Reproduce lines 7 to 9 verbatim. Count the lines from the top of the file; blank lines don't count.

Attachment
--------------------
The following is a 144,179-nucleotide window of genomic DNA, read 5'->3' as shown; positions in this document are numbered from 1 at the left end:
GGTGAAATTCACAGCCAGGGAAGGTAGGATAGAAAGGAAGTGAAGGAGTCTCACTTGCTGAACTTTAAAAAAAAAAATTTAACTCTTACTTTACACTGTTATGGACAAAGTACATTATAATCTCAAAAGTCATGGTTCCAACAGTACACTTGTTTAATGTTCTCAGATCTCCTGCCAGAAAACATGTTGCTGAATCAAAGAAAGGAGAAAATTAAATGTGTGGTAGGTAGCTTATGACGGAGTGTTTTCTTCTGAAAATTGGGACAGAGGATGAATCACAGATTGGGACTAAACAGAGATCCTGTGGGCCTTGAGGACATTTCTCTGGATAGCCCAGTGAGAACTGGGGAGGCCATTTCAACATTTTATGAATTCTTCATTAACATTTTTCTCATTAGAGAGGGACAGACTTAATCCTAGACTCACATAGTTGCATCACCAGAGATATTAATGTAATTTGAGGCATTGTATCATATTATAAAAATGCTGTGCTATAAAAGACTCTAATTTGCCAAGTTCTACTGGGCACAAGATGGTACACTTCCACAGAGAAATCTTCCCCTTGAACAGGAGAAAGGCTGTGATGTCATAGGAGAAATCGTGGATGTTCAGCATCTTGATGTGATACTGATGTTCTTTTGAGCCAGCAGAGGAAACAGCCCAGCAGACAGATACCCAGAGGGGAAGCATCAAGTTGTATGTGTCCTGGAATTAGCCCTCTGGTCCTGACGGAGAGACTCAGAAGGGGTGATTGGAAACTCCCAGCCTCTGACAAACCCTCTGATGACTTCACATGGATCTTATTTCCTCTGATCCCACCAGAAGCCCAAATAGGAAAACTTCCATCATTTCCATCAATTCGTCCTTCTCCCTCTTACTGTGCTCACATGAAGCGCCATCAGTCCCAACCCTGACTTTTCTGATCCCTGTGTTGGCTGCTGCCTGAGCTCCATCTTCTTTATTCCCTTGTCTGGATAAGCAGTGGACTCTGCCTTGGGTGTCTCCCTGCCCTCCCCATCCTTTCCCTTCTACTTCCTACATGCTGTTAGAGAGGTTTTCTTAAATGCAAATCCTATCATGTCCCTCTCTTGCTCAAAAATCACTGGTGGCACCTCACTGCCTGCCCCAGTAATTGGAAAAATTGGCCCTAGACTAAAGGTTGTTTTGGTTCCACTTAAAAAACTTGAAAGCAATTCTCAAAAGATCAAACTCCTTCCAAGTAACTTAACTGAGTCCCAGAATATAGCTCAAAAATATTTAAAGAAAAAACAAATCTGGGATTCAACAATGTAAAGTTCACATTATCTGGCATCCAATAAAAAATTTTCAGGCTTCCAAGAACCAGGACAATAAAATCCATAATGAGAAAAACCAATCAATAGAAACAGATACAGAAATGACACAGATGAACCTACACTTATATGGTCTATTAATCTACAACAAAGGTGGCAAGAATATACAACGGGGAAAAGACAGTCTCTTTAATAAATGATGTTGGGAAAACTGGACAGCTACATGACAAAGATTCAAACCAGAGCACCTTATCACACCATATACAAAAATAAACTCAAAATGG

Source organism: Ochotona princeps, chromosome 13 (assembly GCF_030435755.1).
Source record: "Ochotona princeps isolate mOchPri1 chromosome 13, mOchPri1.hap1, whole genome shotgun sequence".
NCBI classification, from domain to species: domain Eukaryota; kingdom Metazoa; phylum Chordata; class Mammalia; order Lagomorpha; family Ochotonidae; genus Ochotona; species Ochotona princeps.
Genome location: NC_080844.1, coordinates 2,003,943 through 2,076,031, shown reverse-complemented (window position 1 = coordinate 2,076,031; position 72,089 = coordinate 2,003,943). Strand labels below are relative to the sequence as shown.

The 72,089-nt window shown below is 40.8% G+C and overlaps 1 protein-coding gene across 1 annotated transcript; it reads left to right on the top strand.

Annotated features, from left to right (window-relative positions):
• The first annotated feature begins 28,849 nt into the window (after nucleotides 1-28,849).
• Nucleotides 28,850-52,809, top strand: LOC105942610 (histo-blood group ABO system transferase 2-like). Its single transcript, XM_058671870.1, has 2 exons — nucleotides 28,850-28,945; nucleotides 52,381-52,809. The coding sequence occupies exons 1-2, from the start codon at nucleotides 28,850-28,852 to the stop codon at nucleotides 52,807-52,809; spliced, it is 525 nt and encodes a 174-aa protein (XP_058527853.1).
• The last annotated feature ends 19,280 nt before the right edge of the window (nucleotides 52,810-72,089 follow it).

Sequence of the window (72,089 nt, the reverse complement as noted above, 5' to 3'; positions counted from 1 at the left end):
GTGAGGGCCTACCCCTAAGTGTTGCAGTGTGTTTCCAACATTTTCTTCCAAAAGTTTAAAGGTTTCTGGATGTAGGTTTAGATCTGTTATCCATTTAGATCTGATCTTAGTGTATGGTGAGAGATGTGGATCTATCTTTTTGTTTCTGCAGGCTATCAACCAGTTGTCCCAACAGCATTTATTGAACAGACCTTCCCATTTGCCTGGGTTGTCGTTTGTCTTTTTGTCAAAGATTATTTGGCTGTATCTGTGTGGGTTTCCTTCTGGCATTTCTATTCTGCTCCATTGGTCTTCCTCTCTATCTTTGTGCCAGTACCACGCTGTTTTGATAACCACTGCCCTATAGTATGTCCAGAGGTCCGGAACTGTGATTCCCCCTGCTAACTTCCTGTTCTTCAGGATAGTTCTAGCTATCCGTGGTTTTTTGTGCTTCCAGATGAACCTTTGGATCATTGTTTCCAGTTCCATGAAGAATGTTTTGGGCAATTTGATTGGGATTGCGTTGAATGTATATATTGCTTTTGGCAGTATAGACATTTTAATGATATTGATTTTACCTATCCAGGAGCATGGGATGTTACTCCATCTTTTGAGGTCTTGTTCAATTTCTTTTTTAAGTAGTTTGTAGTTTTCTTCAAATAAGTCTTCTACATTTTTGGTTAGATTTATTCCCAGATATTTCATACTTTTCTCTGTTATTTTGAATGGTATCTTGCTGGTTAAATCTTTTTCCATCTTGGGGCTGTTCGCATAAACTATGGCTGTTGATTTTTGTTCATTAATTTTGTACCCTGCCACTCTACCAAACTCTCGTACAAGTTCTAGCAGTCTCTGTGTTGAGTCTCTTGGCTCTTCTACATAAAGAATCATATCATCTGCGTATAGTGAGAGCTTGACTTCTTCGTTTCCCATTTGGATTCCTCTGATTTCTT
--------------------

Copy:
The 72,089-nt window shown below is 40.8% G+C and overlaps 1 protein-coding gene across 1 annotated transcript; it reads left to right on the top strand.

Annotated features, from left to right (window-relative positions):
• The first annotated feature begins 28,849 nt into the window (after nucleotides 1-28,849).